I was fascinated by the station sign, because there had obviously been a mistake with the name and it had been rectified with a small patch of white plastic.

What was under there?  A misplaced letter?  A rogue comma?  A small, offensive cartoon of Allah?  If I'd had more time and longer fingernails I'd have picked at it to find out, but instead I hurried on, pausing only to stick my tongue out at this poster:

I really, really hate Hallowe'en; it's like St Patrick's Day, but somehow everywhere.  I know it comes from an ancient pagan tradition, but that's not what these idiots are celebrating; they're just using it as an excuse to eat sweets and get drunk and wear stupid outfits.  Newsflash - I do that ALL THE TIME and I don't need Mr Kipling "Fiendish Fancies" to enjoy myself.  We have a perfectly good pagan festival around that time: Bonfire Night.  We stand around in a field, we eat toffee apples, we watch some fireworks explode, and we burn an effigy of a Catholic traitor.  That's a fine British tradition.  Not this appalling American pumpkin rubbish.  PUMPKINS AREN'T EVEN FROM THIS COUNTRY.

And, yes, it's called Hallowe'en with an apostrophe, no matter what your spell check tells you, because this is England, dammit.  

At the centre of Hutton Cranswick is a huge village green; more of a field, really.  It's the kind of green you can imagine a May Fair being held on, one with maypoles and Queens of the May and teenagers drinking cider and vomiting into the pond.  Oh yes, there's a pond as well.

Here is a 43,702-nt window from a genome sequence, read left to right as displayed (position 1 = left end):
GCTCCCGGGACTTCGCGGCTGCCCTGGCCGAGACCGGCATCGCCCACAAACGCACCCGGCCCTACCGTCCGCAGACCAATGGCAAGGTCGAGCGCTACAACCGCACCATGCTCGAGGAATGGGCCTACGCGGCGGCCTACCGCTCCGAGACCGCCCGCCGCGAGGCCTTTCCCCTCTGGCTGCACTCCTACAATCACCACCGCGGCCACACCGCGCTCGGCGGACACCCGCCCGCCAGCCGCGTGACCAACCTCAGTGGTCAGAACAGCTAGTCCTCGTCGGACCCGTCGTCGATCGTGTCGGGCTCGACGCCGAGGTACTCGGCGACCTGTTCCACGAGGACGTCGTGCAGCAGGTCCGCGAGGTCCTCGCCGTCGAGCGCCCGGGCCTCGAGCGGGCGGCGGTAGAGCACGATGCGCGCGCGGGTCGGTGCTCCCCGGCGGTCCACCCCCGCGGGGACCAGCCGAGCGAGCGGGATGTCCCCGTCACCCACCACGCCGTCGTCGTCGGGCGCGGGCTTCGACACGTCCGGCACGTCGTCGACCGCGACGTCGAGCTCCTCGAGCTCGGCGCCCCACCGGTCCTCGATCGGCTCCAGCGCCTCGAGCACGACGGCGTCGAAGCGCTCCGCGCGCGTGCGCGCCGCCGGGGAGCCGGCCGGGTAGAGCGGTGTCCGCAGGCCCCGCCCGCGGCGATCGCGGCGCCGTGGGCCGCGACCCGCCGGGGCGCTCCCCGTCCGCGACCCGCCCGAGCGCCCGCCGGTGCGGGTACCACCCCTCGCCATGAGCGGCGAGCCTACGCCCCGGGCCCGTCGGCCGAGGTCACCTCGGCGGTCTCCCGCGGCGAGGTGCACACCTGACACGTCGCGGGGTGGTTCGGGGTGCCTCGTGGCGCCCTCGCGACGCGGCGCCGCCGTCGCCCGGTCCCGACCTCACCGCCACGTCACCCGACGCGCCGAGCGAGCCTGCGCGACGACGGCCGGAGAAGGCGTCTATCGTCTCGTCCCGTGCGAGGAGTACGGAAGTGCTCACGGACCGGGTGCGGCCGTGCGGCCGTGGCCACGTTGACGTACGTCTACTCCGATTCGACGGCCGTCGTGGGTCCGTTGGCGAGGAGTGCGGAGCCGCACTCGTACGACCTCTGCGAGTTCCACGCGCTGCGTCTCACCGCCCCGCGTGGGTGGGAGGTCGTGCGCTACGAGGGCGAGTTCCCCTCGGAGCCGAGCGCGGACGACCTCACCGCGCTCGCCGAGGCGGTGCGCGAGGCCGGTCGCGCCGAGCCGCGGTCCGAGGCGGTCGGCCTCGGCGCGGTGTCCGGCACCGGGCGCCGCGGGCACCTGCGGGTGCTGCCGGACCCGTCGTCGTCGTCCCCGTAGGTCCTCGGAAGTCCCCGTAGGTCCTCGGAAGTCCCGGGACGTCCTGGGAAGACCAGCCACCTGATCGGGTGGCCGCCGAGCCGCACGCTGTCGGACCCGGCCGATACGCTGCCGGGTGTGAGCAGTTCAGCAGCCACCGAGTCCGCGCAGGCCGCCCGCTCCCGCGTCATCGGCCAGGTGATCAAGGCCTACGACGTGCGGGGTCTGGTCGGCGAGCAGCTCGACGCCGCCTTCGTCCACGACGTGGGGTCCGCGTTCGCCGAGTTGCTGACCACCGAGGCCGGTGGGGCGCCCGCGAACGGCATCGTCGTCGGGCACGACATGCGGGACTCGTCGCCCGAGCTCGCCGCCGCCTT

There was a pub across the way, so naturally I decided to go in and sample the local ales.  Or rather, Kronenburg, because it wasn't a "local ales" kind of place.  It was panelled in what looked like chipboard and had a pool table dominating its centre.  There was only the barmaid in there; she looked at me, dripping from head to toe, and said, "is it raining?"

I managed to not punch her in the jaw and instead went and sat in a corner.  A man came blustering in through the back door from the smoking area.

"There's a dead rat out there."

The barmaid didn't seem surprised.  She went out and had a look, then conceded, yes, there was a dead rat out there and yes, it did look like a cat had had it.  "On t'doorstep this mornin', two gullies," she confided.  "I 'ad to chuck 'em in t'pond."

Ah, country life.

I leaned back against the radiator to dry myself out and sipped at my lager.  At least that was another line crossed off the list, I thought.


Sunday, 19 October 2014

Victoria Triumphant

The section of the Victoria Line between Finsbury Park and Seven Sisters is the longest bit of Tube line without a station.  There was a suggestion that Manor House (which the Victoria Line passes under) could be added to the route, but there wasn't much money in the budget and it would have duplicated the interchange with the Piccadilly Line at Finsbury Park.

It means that you're beneath ground for a slightly uncomfortable period of time.  You get used to a certain rhythm on the Underground - the noise of the train, the whizz of the tunnel, the pauses as you hit a station.  The song varies in length and pattern but it still recognisably comes from the same symphony.  Beyond Finsbury Park the rhythm is wrong, and it prickles the back of your neck; it doesn't feel right.  It was almost a relief when the white light of Seven Sisters station burst into the carriage.